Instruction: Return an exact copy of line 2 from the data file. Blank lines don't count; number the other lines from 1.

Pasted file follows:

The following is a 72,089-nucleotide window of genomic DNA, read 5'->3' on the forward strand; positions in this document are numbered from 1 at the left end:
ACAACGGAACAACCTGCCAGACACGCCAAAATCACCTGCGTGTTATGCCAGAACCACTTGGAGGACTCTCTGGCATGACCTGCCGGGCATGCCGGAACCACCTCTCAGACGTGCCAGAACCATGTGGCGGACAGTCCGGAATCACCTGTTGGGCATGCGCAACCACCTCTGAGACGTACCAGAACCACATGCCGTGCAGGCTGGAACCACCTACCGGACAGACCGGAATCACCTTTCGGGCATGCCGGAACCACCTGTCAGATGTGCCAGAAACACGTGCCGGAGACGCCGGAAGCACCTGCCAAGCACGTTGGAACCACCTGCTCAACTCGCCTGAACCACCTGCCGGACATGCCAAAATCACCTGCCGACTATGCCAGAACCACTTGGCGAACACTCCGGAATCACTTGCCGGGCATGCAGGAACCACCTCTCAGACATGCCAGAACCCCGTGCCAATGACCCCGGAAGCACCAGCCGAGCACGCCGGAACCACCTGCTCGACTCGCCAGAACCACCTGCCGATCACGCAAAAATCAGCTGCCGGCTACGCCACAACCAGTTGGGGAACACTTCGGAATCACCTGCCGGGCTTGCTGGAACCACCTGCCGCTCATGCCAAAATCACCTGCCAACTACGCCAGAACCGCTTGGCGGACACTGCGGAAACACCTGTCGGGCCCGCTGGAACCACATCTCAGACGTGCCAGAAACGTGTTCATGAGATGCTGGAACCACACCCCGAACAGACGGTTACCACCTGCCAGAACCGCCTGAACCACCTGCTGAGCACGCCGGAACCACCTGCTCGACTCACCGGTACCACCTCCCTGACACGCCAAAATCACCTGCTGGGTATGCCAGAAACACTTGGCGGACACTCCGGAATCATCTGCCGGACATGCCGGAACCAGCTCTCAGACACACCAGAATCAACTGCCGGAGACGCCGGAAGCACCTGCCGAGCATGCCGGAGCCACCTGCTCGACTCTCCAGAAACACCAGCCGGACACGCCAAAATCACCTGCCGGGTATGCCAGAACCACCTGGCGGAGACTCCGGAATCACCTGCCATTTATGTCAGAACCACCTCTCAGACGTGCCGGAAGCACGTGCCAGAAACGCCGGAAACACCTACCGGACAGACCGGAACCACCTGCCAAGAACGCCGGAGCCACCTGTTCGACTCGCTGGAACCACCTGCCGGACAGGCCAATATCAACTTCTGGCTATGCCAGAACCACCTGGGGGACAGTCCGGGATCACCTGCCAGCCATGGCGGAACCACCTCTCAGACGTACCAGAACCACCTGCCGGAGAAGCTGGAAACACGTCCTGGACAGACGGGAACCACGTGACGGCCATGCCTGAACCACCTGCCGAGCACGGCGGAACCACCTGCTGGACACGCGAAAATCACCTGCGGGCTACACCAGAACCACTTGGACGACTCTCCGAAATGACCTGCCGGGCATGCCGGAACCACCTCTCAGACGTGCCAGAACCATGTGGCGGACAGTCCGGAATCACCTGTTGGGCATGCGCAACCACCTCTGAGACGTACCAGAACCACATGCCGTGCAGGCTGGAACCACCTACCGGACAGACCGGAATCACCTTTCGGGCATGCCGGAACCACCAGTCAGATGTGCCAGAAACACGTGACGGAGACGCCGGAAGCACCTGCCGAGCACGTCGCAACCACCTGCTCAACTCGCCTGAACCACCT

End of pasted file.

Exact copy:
ACAACGGAACAACCTGCCAGACACGCCAAAATCACCTGCGTGTTATGCCAGAACCACTTGGAGGACTCTCTGGCATGACCTGCCGGGCATGCCGGAACCACCTCTCAGACGTGCCAGAACCATGTGGCGGACAGTCCGGAATCACCTGTTGGGCATGCGCAACCACCTCTGAGACGTACCAGAACCACATGCCGTGCAGGCTGGAACCACCTACCGGACAGACCGGAATCACCTTTCGGGCATGCCGGAACCACCTGTCAGATGTGCCAGAAACACGTGCCGGAGACGCCGGAAGCACCTGCCAAGCACGTTGGAACCACCTGCTCAACTCGCCTGAACCACCTGCCGGACATGCCAAAATCACCTGCCGACTATGCCAGAACCACTTGGCGAACACTCCGGAATCACTTGCCGGGCATGCAGGAACCACCTCTCAGACATGCCAGAACCCCGTGCCAATGACCCCGGAAGCACCAGCCGAGCACGCCGGAACCACCTGCTCGACTCGCCAGAACCACCTGCCGATCACGCAAAAATCAGCTGCCGGCTACGCCACAACCAGTTGGGGAACACTTCGGAATCACCTGCCGGGCTTGCTGGAACCACCTGCCGCTCATGCCAAAATCACCTGCCAACTACGCCAGAACCGCTTGGCGGACACTGCGGAAACACCTGTCGGGCCCGCTGGAACCACATCTCAGACGTGCCAGAAACGTGTTCATGAGATGCTGGAACCACACCCCGAACAGACGGTTACCACCTGCCAGAACCGCCTGAACCACCTGCTGAGCACGCCGGAACCACCTGCTCGACTCACCGGTACCACCTCCCTGACACGCCAAAATCACCTGCTGGGTATGCCAGAAACACTTGGCGGACACTCCGGAATCATCTGCCGGACATGCCGGAACCAGCTCTCAGACACACCAGAATCAACTGCCGGAGACGCCGGAAGCACCTGCCGAGCATGCCGGAGCCACCTGCTCGACTCTCCAGAAACACCAGCCGGACACGCCAAAATCACCTGCCGGGTATGCCAGAACCACCTGGCGGAGACTCCGGAATCACCTGCCATTTATGTCAGAACCACCTCTCAGACGTGCCGGAAGCACGTGCCAGAAACGCCGGAAACACCTACCGGACAGACCGGAACCACCTGCCAAGAACGCCGGAGCCACCTGTTCGACTCGCTGGAACCACCTGCCGGACAGGCCAATATCAACTTCTGGCTATGCCAGAACCACCTGGGGGACAGTCCGGGATCACCTGCCAGCCATGGCGGAACCACCTCTCAGACGTACCAGAACCACCTGCCGGAGAAGCTGGAAACACGTCCTGGACAGACGGGAACCACGTGACGGCCATGCCTGAACCACCTGCCGAGCACGGCGGAACCACCTGCTGGACACGCGAAAATCACCTGCGGGCTACACCAGAACCACTTGGACGACTCTCCGAAATGACCTGCCGGGCATGCCGGAACCACCTCTCAGACGTGCCAGAACCATGTGGCGGACAGTCCGGAATCACCTGTTGGGCATGCGCAACCACCTCTGAGACGTACCAGAACCACATGCCGTGCAGGCTGGAACCACCTACCGGACAGACCGGAATCACCTTTCGGGCATGCCGGAACCACCAGTCAGATGTGCCAGAAACACGTGACGGAGACGCCGGAAGCACCTGCCGAGCACGTCGCAACCACCTGCTCAACTCGCCTGAACCACCT